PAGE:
Employees should not be penalised for taking time off or for requesting for FWAs for family reasons. The biological make-up of women is different from men; it requires a different systemic approach. The institution of improved work-life balance, FWAs and exclusive paternity leave will result in the curtailing of workplace discrimination and harassment against pregnant women, new mothers, returners and those who opt to work fewer hours. For now, those women are perceived to have lower competence and commitment to their work, despite delivering results.
A mindset change by everyone in the system is perhaps the most fundamental and difficult aspect required to address women’s issues. However, once it is met, the process of embedding deep-seated gender-equalising values and realising fair treatment towards girls and women will be eased in a joint effort among families, communities, corporations and the government.
Family upbringing, policies, practices and systemic changes are fundamental to shape a societal mindset. The reverse is true as well once these factors are met:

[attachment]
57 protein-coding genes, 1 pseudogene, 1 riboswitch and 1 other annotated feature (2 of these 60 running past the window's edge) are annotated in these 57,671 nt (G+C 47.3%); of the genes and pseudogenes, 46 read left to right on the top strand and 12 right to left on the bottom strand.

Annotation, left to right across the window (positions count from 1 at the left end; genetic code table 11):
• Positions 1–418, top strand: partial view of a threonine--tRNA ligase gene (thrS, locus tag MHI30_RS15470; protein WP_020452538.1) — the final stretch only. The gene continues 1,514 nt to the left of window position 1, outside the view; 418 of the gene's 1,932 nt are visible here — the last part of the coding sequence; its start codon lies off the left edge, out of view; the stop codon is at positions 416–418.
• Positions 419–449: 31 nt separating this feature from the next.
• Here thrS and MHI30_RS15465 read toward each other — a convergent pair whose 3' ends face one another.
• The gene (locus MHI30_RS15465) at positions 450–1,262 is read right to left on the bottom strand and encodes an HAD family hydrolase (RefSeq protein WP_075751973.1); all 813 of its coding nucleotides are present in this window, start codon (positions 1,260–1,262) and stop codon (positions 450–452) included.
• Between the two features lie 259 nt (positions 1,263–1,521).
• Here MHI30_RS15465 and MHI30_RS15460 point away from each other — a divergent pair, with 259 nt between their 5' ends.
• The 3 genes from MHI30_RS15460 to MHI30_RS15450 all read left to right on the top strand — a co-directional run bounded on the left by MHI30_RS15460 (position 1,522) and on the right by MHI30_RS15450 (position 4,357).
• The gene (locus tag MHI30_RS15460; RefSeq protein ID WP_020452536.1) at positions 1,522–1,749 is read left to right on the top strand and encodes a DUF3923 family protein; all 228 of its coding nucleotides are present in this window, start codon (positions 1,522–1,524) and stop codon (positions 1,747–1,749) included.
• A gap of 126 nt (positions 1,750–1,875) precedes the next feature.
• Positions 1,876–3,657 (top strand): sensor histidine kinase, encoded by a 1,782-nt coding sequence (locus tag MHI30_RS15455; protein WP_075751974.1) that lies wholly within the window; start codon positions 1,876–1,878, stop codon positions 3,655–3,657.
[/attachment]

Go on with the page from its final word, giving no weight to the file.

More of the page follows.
- the criticality of active male involvement at home
- the acknowledgement that women are biologically different from men
- the need for further government support
- the urgency of changes to work culture, policies and practices.
It seems logical to assume that domestic, work and systemic-related stresses and anxiety experienced by women will be substantially reduced with the above changes. The low marriage and fertility rates we are experiencing today will see a positive turnaround. When women are rightfully accorded the space, time and ease of mind to have and raise children, the impact from the private and familial spheres to the professional and public domains will benefit all fronts. ⬛
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Norhanna Yumi Ibrahim is a mother and has close to 5 years of experience as Manager of PPIS’ Research and Engagement Department which looks into women matters. She holds a BBM from SMU and BIRKH (Islamic Theology & Comparative Religion) from IIUM. The views and opinions expressed in this article are her own.